The Perfect Tomato Plan

Follow these directions and we guarantee you the biggest and best harvest you've ever had.

By Pam Ruch


Harvest Time Check your plants daily, and pick tomatoes by gently twisting the fruits from the vine when they're at the peak of their color and slightly soft to the touch. The best-tasting tomatoes have a balanced ratio of sugar to acid, and the sugars increase as the fruit colors, according to Purdue University. Tomatoes that ripen during longer days have more sugar than those that mature in the shorter days of late summer. For best flavor, store them at temperatures above 50°F.

Hall of Fame Tomatoes When gardeners, foodies, and other tomato lovers gather at taste-offs and festivals to rate the flavor of tomatoes, a few varieties repeatedly show up on winners' lists. To these we've added some of our own favorites.

Hefty Heirlooms 'Brandywine OTV' Big, red, and juicy. An uncontested favorite. 'Caspian Pink' Beefsteak-type tomato with pinkish red fruit. 'Constoluto Genovese' Red ribbed fruit with a classic taste. 'Hillbilly' Yellow and red streaked fruit, beautiful sliced. 'Radiator Charlie's Mortgage Lifter' Each pinkish red fruit can be 2 pounds or more.

Round, Red, and Reliable 'Arkansas Traveler' Good hot-weather producer. 'Carmello' FVNT hybrid with early small to midsize fruit. 'Celebrity' VFFTNA hybrid compact plant with midsize fruit. 'Early Girl' VFF indeterminate, early and dependable. 'Stupice' A winner in the Northwest, where fruit set is a problem.

Non-Red 'Cherokee Purple' Large pink-purple fruit with complex flavor. 'Garden Peach' Small yellow fruit with slightly fuzzy skin. 'Jaune Flamee' Small deep orange fruit. 'Lemon Boy' VFN hybrid with mild yellow fruit. 'Paul Robeson' Midsize dusky dark red fruit; big flavor.

Plum Tomatoes 'Amish Paste' Medium-large red, solid fruits 'Margherita' VF hybrid, compact plant with small fruits that are excellent roasted. 'Speckled Roman' Meaty, striped yellow and orange fruit.

Cherries and Grapes 'Sungold' FT hybrid with yellow fruit. Most wanted cherry tomato. 'Isis Candy' Marbled red-orange fruit. 'Matt's Wild Cherry' Early red cherry/grape prized for flavor. 'Super Sweet 100' VF hybrid with sweet red fruit. 'Cupid' Fast hybrid red grape. Favorite of the OG test garden.

SEED SOURCES Gary Ibsen's TomatoFest, Carmel, CA; 831-625-6041, Johnny's Selected Seeds, Winslow, ME; 877-564-6697, Tomato Growers Supply, Fort Meyers, FL; 888-478-7333,

Common Problems Solved

  • Early blight. Caused by a fungus that survives the winter on old vines. Remove and destroy diseased foliage. Avoid crowding and prune for good air circulation. Rotate crops.
  • Late blight. Caused by a fungus that is favored by wet weather. Spores travel great distances and infect large areas. Avoid crowding. If the infection is severe and widespread, remove and destroy all affected plants.
  • Wilts. Fusarium and Verticillium fungi cause parts of the plant to wilt, and can kill it over time. Look for resistant varieties. Rotate crops. Southern bacterial wilt results in sudden plant death. Remove and destroy all debris, and do not plant tomatoes where the disease has occurred in the past.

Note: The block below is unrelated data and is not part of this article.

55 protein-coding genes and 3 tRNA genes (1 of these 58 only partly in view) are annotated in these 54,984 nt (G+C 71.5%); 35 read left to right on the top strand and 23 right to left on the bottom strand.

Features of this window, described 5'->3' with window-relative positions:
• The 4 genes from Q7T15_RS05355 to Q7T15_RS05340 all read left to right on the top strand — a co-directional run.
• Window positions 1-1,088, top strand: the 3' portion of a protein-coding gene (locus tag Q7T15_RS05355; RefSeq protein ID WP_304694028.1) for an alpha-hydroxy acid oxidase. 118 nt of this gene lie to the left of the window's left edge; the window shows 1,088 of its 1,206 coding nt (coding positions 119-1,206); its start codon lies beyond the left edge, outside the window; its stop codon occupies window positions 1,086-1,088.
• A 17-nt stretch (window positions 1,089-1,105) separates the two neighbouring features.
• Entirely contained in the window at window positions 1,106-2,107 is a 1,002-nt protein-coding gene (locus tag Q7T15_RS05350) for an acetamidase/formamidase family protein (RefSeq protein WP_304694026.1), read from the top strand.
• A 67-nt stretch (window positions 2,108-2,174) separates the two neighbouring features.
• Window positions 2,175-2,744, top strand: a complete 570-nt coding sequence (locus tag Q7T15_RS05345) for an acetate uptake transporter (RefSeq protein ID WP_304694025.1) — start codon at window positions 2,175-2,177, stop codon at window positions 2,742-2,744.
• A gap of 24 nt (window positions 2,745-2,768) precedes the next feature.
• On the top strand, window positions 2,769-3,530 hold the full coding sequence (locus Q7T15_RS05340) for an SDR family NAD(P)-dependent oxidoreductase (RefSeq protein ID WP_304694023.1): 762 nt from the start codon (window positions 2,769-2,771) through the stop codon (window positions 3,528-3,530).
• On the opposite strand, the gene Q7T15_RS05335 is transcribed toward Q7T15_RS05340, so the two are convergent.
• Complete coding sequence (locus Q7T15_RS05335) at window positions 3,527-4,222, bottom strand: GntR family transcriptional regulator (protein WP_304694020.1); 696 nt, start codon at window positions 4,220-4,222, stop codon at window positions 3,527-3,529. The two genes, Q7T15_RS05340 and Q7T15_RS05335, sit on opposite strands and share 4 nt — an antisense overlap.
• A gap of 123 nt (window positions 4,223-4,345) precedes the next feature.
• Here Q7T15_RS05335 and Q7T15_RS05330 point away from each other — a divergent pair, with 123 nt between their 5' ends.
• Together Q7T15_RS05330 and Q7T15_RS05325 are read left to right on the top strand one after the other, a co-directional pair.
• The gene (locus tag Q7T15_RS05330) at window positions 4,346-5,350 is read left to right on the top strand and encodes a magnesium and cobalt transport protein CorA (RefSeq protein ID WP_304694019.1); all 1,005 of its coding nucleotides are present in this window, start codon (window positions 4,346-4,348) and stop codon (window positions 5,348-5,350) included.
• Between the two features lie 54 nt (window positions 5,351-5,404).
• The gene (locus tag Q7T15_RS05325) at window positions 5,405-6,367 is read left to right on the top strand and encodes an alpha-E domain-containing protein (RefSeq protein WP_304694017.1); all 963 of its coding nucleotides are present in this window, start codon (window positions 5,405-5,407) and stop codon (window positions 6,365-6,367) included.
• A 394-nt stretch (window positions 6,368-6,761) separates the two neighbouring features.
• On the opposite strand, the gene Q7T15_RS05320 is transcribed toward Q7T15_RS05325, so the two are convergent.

• Root-knot nematodes. Caused by microscopic eelworms that live in soil. Look for resistant varieties. Rotate tomatoes with marigolds, tilling the marigolds into the soil at the end of the season.
  • Blossom-end rot. Caused by poor calcium uptake due to inconsistent moisture. Provide consistent moisture with a soaker hose, and keep a layer of mulch on the soil.
  • Cracking. Caused by sudden summer rains after dry periods. Provide consistent moisture. Look for varieties that are resistant to cracking.
  • Catfacing. Caused by incomplete pollination in cold weather. Don't plant too early. Select varieties that resist catfacing.
  • Tomato hornworm: Handpick and squash the caterpillars, but spare those that carry the white cocoons of braconid wasps on their backs. The wasps are their natural predators; to attract them, plant dill, and let your cilantro flower.

Master's Tip: Seed crimson clover under tomato plants when they are about 2 feet tall. The clover serves as a weed-smothering "living mulch" while fixing nitrogen into its root nodules.

Newbie Hint: Transplant nursery-bought seedlings into larger pots. Let them size up, and then plant outdoors a week or two after the last-frost date, when the soil is warm.

Health News Eating fresh tomatoes is a tasty way to take in vitamins A and C, but what's gripping the attention of horticultural and health scientists these days is another constituent of the fruit: lycopene, the compound responsible for the red color. Studies at the Harvard School of Public Health, the University of Illinois, and elsewhere have linked the lycopene in tomatoes to a decreased risk of cancer. Breeders have been racing to produce a tomato that has high amounts of this cancer-fighting antioxidant and also retains the classic tomato taste. Coming soon to your area is high-lycopene Fla. 8153, also known by the name 'Flora-Lee', a hybrid developed by Jay Scott, Ph.D., of the University of Florida. It contains 25 percent more lycopene than standard cultivars, it's resistant to tomato diseases, and most important, it tastes like a tomato should.